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Album review: Sylvan Esso’s ‘What Now’

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Sylvan Esso’s “What Now” asks just that.  Following their 2015 breakout debut album, Amelia Meath and Nick Sanborn (a Milwaukee native!) had to fight their way through the turbulence of their newfound fame.  They also had to take stock of where they came from and figure out where they would go.

The first track, “Sound,” provides a perfect intro. From its slowly building, computerized vocals we really get a sense of what’s to come: lyrics such as “all you’ll hear is sound / all you’ll feel is sound / all you’ll be is sound.”

“The Glow” recalls a party. Friends’ names pop up all throughout the song — Phil, Meg, Allie and Micah all enjoyed the festivities. Strangely enough for Sylvan Esso’s usual synth-pop style, this song seems to have a very country feel. A highly harmonized synthesizer almost invokes the sound of an electronic accordion.

“Die Young” is a strange love song. Meath’s words give the impression that the narrator would rather not have fallen in love. I like the idea of a love song that’s more about the speaker than the lover.  Bonus: This song is immensely catchy.

“Radio” is my favorite song from this album.  Not only is it musically captivating, but it also has a topical theme.  The song itself, though being the perfect song to play on commercial radio stations, snubs the idea of a song made just for the radio.  The lyric “Slave to the radio — 3:30” suggests that the extremely radio-friendly song length is the only thing some producers have in mind when they make a song. Even the background composition sounds like people dialing into the request line.

“Kick Jump Twist” has definite twitch pop vibes. I’ll undoubtedly be bumping this song at my next party. When the bass hits during the chorus, it makes people want to move their feet.  The lyrical content is slightly heavier than the catchy tune would suggest.  Meath sings, “Sweating through the sequence / but they look good, yeah” and you feel a glimpse of what it feels like to be in the public eye.

“Song” has some acoustic guitar, breaking from Sylvan Esso’s roots of synthesizers and computerized beats. The change up of the background while maintaining familiar vocal melodies suits the band well.  This song feels intimate, like Meath is singing to you alone.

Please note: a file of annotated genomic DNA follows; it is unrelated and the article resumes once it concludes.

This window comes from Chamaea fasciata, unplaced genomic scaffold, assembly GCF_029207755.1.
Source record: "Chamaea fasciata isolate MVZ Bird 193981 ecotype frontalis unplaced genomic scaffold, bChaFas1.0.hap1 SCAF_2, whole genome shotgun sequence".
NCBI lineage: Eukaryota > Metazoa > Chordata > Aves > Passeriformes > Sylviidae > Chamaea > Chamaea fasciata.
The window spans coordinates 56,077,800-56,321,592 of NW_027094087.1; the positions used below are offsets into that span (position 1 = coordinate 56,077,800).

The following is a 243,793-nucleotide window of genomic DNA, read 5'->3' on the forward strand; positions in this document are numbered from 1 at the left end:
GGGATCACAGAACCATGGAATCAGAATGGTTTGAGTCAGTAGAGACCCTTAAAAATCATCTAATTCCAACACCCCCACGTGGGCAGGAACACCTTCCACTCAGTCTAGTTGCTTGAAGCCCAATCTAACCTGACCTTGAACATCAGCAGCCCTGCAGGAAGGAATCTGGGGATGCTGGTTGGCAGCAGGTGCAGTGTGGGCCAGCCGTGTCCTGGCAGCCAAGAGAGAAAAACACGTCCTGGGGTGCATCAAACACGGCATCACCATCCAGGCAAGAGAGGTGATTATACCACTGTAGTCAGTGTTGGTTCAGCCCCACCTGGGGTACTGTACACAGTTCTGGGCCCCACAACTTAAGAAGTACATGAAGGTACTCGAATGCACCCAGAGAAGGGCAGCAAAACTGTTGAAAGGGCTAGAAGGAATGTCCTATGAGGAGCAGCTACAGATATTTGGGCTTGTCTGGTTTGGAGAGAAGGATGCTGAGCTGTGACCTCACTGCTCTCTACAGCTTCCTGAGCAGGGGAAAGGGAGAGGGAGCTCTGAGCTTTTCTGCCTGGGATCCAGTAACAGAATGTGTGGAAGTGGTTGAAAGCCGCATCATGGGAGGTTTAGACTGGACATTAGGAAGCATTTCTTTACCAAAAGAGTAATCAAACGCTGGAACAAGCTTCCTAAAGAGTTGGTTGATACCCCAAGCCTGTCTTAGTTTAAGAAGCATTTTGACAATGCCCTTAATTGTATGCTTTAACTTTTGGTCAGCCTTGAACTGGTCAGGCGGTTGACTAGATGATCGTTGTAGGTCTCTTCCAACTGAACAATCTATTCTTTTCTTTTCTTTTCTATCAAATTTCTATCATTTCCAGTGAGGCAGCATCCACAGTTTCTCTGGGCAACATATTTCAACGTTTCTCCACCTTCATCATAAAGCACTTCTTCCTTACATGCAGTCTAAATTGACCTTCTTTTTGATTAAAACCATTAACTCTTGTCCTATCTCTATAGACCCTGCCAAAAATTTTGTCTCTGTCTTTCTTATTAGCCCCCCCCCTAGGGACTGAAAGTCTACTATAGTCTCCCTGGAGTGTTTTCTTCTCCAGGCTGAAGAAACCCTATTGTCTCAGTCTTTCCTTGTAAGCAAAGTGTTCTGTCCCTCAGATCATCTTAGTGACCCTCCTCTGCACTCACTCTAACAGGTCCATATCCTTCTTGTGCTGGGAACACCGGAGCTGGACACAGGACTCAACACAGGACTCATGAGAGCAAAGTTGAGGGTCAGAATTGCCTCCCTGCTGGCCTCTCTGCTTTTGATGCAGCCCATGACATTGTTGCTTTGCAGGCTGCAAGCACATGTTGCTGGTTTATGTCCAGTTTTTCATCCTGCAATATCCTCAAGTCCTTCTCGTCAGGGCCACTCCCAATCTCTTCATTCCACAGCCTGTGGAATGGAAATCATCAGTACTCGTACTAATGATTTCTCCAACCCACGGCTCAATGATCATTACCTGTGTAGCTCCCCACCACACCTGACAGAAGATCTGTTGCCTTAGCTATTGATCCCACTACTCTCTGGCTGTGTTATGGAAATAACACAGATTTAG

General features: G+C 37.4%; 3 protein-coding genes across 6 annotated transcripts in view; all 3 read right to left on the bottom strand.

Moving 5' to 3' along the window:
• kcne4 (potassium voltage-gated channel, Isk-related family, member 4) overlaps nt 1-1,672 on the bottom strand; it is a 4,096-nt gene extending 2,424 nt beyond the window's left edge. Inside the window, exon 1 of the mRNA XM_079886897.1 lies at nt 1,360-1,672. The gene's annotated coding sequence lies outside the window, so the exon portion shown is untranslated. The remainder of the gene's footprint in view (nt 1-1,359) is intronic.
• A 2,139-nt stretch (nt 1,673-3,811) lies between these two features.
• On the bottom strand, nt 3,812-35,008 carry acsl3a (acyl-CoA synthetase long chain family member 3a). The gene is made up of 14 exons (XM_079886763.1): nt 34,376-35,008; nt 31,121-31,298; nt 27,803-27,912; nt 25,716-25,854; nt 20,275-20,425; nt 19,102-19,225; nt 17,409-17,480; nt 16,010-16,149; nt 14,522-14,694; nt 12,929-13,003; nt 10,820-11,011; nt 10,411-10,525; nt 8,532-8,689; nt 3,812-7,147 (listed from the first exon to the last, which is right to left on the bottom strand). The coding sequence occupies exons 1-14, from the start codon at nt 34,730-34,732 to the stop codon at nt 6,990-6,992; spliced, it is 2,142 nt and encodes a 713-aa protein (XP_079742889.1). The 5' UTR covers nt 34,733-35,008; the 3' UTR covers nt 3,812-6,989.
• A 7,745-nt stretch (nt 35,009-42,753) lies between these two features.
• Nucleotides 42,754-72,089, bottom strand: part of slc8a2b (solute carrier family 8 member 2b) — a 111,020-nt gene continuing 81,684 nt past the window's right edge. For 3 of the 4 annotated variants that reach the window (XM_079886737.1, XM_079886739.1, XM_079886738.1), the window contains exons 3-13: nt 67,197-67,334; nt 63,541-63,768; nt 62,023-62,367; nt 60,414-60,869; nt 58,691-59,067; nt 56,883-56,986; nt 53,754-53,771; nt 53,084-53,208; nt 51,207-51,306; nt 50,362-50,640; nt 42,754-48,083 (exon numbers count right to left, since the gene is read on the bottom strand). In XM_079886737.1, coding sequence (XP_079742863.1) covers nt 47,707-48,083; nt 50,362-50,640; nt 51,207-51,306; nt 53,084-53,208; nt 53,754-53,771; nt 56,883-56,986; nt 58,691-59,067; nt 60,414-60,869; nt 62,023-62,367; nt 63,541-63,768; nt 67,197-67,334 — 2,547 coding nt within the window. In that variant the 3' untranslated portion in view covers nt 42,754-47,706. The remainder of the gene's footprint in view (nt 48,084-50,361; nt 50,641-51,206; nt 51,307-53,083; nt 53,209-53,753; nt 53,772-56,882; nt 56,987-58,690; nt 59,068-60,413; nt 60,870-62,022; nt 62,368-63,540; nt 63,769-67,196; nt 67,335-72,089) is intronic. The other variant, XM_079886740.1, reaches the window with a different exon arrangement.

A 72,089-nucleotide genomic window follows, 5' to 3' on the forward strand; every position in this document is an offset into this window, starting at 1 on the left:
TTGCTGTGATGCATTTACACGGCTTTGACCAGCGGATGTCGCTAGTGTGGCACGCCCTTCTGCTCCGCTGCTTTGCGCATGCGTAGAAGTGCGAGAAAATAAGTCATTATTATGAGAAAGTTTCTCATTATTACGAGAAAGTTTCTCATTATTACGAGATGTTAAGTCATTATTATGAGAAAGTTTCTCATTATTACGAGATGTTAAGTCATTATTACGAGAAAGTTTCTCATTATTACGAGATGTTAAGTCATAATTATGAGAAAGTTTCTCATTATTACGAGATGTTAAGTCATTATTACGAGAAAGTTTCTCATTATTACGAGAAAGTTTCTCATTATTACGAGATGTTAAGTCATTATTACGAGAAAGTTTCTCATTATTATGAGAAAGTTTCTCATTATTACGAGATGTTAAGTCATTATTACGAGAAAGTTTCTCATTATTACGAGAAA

The lyric from “Just Dancing” “I’m faking it before I even touch the skin” is pretty scathing, and representative of this song. Although I love the concept behind the song, it has the most pop elements in it with excessive repetition and nothing much to differentiate it musically from the rest of the album or the rest of the field of pop acts out there today.

The beginning of “Signal” has you feeling like you’re in a spa.  Then the bass hits and you’re smacked with memories of youth.  The listener feels part of her world, in her bedroom with her as she asks, “was that a satellite you drew, my love?” “Signal” is full of hometown imagery — a bedroom, cars on a highway, a dog in a junkyard, all contributing to the reflective sentiment of the song.

In “Slack Jaw,” Meath’s vocals are soft and tender.  She sounds vulnerable, revealing to us how she can’t tell if it’s “a sign or just a landmine?” This song perfectly describes how it feels to be stuck in your own head.

“Rewind,” the final song of “What Now,” adds another sound to its repertoire.  We hear tribal drums as the vocals begin, then more acoustic guitar! This song perfectly sums up the entire album: remembering the past while planning for the future.  “Do it again, light up the room” is not only the main lyric in “Rewind,” but also exactly what Sylvan Esso did in this album.

The Good: We get another round of Sylvan Esso’s catchy riffs and feel a new, more mature style with added timbres and nuances.

The Bad: At times, the duo could have further differentiated their sound between songs.

The Ugly: “Just Dancing” could have been written by any producer in the business.

My Picks: “Die Young,” “Radio” and “Slack Jaw”

Check out the video for “Die Young” here:

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About the Writer
GM Powell, Radio General Manager
GM Powell is the general manager for Marquette Radio.  She’s a senior studying biological sciences, Spanish, and business. In addition to working for Marquette Radio, GM also plays guitar and sings in her band, Ako. If you see her, feel free to give her a high five.
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